On Thursday, April 11, women’s reproductive health-care providers filed a federal lawsuit seeking to remove Arizona TRAP (Targeted Regulation of Abortion Providers) laws that prevent and delay many women from accessing abortion. The lawsuit was filed by reproductive health-care provider Planned Parenthood Arizona and individual clinicians represented by O’Melveny & Myers, Planned Parenthood Federation of America, the Center for Reproductive Rights, and Squire Patton Boggs.
Arizona’s extreme, medically unnecessary TRAP laws violate Arizona women’s constitutional right to access legal abortion. Their effect has been dramatic: a 40 percent decline in abortion clinics, leaving 80 percent of Arizona counties with no access to abortion clinics, and weeks-long waiting times for services. There is only one abortion provider in the northern part of the state, and that health center only provides medication abortion one day per week.
“Arizona lawmakers have made it difficult or even impossible for women to access safe, legal abortion,” said Bryan Howard, president and CEO of Planned Parenthood Arizona. “Medically unnecessary laws that only serve to attack women’s rights and put women’s health at risk should be overturned to protect women’s health and rights.”
The lawsuit challenges three aspects of Arizona’s TRAP laws:
- an advanced practice clinician ban that prohibits qualified advanced practice clinicians like nurse practitioners from providing abortions and related services;
- a mandatory delay and two-trip requirement that imposes needless barriers to health care, including requiring patients to visit clinics in person, twice, with a 24-hour mandatory delay between visits that, in practice, delays women far longer; and
- a telemedicine ban that prevents access to early abortion services in remote areas.
“For too long, Arizona has burdened women with unnecessarily restrictive rules that are designed to make it harder to access constitutionally protected health care,” said Catalina Vergara, a partner at O’Melveny & Myers LLP. “O’Melveny is partnering with Planned Parenthood Arizona, the Center for Reproductive Rights, and individual clinicians to challenge these overly burdensome regulations. Through our lawsuit, we hope to advance and protect women’s right to safe and accessible reproductive health care.”
“I treat my patients based on science and evidence, and the science and evidence are clear — abortion is one of the safest medical procedures, and abortion care is part of the full spectrum of reproductive health care,” said Planned Parenthood Federation of America President Dr. Leana Wen. “When politicians restrict the right to safe, legal abortion, they are directly interfering with medical practice and endangering women’s lives. We in the medical and public health community know that to improve health, we must get rid of these outdated, medically unnecessary restrictions.”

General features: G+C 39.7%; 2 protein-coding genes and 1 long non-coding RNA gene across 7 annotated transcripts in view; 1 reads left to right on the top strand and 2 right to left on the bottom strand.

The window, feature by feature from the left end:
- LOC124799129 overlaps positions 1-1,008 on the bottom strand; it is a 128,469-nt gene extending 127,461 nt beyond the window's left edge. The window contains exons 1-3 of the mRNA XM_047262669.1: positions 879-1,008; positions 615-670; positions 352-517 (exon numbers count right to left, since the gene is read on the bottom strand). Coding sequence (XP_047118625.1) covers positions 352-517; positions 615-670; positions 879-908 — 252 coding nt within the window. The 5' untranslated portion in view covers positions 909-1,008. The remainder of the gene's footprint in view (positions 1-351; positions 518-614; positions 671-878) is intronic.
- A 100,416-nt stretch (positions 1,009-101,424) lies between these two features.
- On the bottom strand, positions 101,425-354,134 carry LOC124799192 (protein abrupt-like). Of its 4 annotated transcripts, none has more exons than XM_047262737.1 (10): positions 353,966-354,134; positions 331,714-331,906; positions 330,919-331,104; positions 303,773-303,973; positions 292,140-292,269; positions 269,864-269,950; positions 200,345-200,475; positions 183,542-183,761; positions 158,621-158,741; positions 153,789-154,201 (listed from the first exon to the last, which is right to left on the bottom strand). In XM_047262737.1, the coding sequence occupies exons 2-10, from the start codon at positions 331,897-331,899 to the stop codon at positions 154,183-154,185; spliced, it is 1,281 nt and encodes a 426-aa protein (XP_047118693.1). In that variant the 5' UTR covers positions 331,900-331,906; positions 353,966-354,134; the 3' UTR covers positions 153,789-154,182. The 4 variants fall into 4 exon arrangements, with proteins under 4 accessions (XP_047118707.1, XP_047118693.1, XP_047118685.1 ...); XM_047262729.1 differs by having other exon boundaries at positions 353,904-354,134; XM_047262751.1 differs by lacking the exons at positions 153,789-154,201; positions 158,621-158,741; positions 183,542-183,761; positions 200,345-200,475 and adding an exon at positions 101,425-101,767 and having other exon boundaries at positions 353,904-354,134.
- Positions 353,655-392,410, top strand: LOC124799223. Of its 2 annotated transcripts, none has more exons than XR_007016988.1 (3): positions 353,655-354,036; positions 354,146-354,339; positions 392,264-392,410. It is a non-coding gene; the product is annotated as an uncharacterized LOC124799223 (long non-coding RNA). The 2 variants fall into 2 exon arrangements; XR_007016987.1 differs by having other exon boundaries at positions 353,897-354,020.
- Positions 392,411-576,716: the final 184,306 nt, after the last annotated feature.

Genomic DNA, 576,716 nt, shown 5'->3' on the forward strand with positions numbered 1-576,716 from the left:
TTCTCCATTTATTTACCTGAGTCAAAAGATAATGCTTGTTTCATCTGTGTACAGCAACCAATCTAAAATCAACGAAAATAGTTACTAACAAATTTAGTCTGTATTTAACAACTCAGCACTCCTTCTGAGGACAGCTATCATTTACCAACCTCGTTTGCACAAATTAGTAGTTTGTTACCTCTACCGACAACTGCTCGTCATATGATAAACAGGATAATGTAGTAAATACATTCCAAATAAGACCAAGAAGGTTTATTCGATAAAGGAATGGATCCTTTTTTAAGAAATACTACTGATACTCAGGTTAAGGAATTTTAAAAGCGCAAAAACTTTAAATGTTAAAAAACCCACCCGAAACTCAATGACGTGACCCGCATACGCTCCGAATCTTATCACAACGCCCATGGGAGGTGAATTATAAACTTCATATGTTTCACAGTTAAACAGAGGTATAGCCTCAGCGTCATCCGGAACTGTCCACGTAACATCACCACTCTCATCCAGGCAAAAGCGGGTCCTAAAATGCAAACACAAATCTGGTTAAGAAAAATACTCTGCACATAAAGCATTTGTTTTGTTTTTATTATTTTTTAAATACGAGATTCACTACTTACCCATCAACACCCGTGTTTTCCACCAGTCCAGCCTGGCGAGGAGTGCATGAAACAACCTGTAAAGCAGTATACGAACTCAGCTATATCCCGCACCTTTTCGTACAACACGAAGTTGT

“Many parts of Arizona have become an abortion desert,” said Marc Hearron, senior counsel at the Center for Reproductive Rights. “These laws have no medical basis — their sole purpose is to make it much more difficult to obtain an abortion, and they have done just that. We are asking the court to strike down these laws as unconstitutional because they impose an undue burden on women seeking abortions.”
Medically unnecessary laws have essentially stripped abortion access from many women living in Navajo, Hopi, Hualapai, and Apache tribal jurisdictions, among others, as well as rural women in other regions of the state who already face many barriers to accessing essential health care.
Allowing qualified medical professionals to prescribe pills for abortion via telemedicine would expand access to women in underserved areas. Medication abortion has been available in the U.S. for many years and is extremely safe — the complication rate is less than 0.5 percent, according to the Guttmacher Institute, whether provided in-person or by telemedicine. Telemedicine has been widely embraced in Arizona and across the nation as a high-quality health-care option. In fact, the Legislature has promoted the use of telemedicine to provide other health-care services, including treatments for trauma, burns, cardiology, pulmonology, infectious diseases, and neurologic diseases — even strokes.
“I am qualified to provide medication abortion,” said Deanna Wright, NP, a nurse practitioner with Planned Parenthood Arizona. “I could safely provide medication abortion to women in underserved communities, but the state is stopping me.”
Permitting qualified clinicians to provide abortion services would also help expand access. Abortion is the only medical procedure that the Arizona Legislature has specifically banned trained nurse practitioners and physician assistants from providing, even though they can provide medically identical procedures in miscarriage management.